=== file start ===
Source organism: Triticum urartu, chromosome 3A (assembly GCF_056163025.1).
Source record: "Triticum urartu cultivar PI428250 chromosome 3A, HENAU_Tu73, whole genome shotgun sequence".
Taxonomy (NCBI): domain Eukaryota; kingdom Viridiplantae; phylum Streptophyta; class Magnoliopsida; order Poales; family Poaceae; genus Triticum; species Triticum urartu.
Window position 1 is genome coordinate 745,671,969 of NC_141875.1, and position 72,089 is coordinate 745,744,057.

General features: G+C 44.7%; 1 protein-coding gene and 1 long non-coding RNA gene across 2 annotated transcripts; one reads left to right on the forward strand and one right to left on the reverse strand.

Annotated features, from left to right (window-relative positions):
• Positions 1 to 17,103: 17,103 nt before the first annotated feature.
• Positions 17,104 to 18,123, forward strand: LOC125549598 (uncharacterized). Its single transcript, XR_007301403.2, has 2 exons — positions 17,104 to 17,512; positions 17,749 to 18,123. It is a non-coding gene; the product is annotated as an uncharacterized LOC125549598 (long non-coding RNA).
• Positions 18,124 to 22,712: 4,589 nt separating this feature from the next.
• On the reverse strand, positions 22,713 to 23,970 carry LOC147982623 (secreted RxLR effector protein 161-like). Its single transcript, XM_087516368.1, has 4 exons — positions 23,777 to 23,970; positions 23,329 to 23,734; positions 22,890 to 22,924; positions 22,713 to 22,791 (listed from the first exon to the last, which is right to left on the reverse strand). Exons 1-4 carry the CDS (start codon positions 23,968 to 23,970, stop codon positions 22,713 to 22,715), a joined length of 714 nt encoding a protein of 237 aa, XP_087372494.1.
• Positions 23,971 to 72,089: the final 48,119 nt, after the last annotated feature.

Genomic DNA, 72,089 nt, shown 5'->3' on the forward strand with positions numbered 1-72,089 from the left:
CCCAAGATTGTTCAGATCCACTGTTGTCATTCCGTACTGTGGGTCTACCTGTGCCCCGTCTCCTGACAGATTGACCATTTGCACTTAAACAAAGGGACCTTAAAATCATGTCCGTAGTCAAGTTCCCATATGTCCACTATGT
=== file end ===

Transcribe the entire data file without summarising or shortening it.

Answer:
Source organism: Triticum urartu, chromosome 3A (assembly GCF_056163025.1).
Source record: "Triticum urartu cultivar PI428250 chromosome 3A, HENAU_Tu73, whole genome shotgun sequence".
Taxonomy (NCBI): domain Eukaryota; kingdom Viridiplantae; phylum Streptophyta; class Magnoliopsida; order Poales; family Poaceae; genus Triticum; species Triticum urartu.
Window position 1 is genome coordinate 745,671,969 of NC_141875.1, and position 72,089 is coordinate 745,744,057.

General features: G+C 44.7%; 1 protein-coding gene and 1 long non-coding RNA gene across 2 annotated transcripts; one reads left to right on the forward strand and one right to left on the reverse strand.

Annotated features, from left to right (window-relative positions):
• Positions 1 to 17,103: 17,103 nt before the first annotated feature.
• Positions 17,104 to 18,123, forward strand: LOC125549598 (uncharacterized). Its single transcript, XR_007301403.2, has 2 exons — positions 17,104 to 17,512; positions 17,749 to 18,123. It is a non-coding gene; the product is annotated as an uncharacterized LOC125549598 (long non-coding RNA).
• Positions 18,124 to 22,712: 4,589 nt separating this feature from the next.
• On the reverse strand, positions 22,713 to 23,970 carry LOC147982623 (secreted RxLR effector protein 161-like). Its single transcript, XM_087516368.1, has 4 exons — positions 23,777 to 23,970; positions 23,329 to 23,734; positions 22,890 to 22,924; positions 22,713 to 22,791 (listed from the first exon to the last, which is right to left on the reverse strand). Exons 1-4 carry the CDS (start codon positions 23,968 to 23,970, stop codon positions 22,713 to 22,715), a joined length of 714 nt encoding a protein of 237 aa, XP_087372494.1.
• Positions 23,971 to 72,089: the final 48,119 nt, after the last annotated feature.

Genomic DNA, 72,089 nt, shown 5'->3' on the forward strand with positions numbered 1-72,089 from the left:
CCCAAGATTGTTCAGATCCACTGTTGTCATTCCGTACTGTGGGTCTACCTGTGCCCCGTCTCCTGACAGATTGACCATTTGCACTTAAACAAAGGGACCTTAAAATCATGTCCGTAGTCAAGTTCCCATATGTCCACTATGT